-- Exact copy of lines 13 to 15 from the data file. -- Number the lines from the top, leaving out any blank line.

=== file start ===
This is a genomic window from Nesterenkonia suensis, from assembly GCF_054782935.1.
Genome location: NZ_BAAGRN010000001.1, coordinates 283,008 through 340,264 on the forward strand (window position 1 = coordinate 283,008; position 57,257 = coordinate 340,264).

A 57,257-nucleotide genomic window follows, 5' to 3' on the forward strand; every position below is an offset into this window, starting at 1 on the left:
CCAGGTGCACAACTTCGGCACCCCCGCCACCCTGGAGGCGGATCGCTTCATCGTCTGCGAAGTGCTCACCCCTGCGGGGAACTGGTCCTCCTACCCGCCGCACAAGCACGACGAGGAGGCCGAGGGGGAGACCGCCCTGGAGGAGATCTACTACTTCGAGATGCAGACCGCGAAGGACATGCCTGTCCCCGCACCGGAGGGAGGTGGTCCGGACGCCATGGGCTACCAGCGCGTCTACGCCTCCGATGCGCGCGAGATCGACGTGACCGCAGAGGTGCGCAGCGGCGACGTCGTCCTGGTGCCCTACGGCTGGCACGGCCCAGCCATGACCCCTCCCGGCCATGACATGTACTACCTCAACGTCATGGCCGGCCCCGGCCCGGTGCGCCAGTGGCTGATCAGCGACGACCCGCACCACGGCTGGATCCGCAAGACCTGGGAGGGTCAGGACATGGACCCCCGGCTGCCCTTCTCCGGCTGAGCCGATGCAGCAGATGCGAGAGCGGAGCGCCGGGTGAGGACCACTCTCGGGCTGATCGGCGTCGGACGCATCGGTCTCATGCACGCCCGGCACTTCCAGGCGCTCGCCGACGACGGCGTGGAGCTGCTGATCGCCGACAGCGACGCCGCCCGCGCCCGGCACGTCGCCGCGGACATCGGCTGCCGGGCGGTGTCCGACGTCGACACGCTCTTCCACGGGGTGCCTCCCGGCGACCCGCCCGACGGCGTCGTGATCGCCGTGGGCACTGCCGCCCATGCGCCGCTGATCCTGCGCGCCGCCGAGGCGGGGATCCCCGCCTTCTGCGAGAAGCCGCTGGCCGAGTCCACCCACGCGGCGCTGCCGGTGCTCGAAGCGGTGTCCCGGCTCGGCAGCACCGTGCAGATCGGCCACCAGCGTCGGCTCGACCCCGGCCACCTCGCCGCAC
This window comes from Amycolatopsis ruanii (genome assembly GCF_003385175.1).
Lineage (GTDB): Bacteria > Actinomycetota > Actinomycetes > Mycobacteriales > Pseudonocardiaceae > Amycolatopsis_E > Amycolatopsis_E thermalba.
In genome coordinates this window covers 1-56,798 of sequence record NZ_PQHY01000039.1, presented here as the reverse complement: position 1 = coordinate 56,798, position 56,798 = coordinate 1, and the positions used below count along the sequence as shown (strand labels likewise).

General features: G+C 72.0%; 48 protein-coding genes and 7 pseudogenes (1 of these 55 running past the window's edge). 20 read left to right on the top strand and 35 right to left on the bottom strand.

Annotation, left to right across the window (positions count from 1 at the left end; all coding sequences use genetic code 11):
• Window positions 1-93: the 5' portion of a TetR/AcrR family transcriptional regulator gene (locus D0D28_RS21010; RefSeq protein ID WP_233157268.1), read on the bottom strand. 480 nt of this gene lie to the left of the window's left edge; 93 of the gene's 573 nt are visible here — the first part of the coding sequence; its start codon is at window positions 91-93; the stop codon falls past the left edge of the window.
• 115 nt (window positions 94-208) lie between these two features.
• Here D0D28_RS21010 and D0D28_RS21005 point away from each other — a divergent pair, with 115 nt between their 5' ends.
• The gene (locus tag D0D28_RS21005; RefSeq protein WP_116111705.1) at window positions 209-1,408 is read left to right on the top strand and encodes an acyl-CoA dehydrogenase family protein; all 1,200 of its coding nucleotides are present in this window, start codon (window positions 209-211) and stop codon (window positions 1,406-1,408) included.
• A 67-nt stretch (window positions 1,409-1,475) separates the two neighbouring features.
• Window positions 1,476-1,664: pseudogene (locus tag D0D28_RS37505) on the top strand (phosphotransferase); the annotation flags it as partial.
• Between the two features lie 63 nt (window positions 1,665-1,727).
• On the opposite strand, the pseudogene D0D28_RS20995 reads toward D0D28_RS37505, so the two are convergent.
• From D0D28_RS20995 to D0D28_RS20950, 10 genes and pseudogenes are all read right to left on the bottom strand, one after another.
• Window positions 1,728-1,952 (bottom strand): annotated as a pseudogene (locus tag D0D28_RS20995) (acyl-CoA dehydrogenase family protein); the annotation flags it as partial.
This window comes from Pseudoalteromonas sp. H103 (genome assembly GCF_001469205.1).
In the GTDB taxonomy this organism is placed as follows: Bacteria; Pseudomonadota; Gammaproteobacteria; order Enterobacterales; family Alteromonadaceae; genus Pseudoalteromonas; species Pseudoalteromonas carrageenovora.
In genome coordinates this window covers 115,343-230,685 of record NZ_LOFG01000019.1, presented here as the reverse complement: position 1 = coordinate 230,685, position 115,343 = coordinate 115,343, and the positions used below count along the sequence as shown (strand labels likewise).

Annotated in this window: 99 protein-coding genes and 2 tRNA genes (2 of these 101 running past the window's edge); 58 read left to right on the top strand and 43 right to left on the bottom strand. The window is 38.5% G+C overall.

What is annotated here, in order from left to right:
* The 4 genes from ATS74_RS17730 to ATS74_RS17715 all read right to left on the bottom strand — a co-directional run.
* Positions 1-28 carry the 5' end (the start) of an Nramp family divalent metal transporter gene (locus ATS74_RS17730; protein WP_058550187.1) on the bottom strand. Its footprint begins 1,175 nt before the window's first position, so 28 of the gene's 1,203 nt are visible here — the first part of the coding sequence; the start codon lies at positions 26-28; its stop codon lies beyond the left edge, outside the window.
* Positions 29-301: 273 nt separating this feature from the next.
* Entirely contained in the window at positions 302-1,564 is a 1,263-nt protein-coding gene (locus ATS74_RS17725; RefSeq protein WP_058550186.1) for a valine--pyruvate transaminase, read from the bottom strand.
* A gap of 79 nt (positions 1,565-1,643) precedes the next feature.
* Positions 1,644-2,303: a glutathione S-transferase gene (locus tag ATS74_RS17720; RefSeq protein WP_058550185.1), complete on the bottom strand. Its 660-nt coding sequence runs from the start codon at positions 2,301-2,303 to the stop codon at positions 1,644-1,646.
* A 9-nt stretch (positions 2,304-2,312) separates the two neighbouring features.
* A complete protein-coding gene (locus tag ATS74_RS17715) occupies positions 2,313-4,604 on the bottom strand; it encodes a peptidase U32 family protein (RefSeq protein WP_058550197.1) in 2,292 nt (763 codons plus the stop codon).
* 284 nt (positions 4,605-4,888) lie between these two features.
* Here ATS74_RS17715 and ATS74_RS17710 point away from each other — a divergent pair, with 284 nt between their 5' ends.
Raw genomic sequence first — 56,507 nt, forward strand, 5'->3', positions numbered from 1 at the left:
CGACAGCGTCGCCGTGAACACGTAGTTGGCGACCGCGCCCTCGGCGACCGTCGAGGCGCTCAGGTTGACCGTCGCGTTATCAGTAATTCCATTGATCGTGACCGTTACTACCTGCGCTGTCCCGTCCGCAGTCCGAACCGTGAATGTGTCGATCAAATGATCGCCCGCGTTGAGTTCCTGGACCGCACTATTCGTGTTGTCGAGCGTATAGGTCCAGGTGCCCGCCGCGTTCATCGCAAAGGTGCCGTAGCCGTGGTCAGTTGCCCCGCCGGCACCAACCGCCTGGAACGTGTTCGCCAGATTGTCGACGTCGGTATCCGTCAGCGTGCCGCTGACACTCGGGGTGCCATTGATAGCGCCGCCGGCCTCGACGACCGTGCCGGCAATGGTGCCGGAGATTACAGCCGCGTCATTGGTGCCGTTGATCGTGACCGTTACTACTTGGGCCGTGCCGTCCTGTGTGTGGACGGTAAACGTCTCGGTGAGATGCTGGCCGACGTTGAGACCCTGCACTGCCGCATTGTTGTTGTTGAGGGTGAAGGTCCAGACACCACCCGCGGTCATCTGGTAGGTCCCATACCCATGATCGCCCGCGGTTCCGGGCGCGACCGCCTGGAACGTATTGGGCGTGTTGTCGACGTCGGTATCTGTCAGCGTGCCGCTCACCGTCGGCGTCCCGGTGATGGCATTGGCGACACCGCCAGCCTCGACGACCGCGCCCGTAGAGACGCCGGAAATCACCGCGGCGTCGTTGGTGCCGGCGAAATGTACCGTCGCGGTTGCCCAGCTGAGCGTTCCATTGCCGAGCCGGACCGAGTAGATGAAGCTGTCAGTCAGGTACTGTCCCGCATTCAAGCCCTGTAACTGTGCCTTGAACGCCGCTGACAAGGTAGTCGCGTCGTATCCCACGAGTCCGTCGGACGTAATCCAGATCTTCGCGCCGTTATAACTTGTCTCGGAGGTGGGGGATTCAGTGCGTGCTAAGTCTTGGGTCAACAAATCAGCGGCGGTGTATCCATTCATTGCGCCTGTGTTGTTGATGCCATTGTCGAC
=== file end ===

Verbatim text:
• The gene (locus tag D0D28_RS21005; RefSeq protein WP_116111705.1) at window positions 209-1,408 is read left to right on the top strand and encodes an acyl-CoA dehydrogenase family protein; all 1,200 of its coding nucleotides are present in this window, start codon (window positions 209-211) and stop codon (window positions 1,406-1,408) included.
• A 67-nt stretch (window positions 1,409-1,475) separates the two neighbouring features.
• Window positions 1,476-1,664: pseudogene (locus tag D0D28_RS37505) on the top strand (phosphotransferase); the annotation flags it as partial.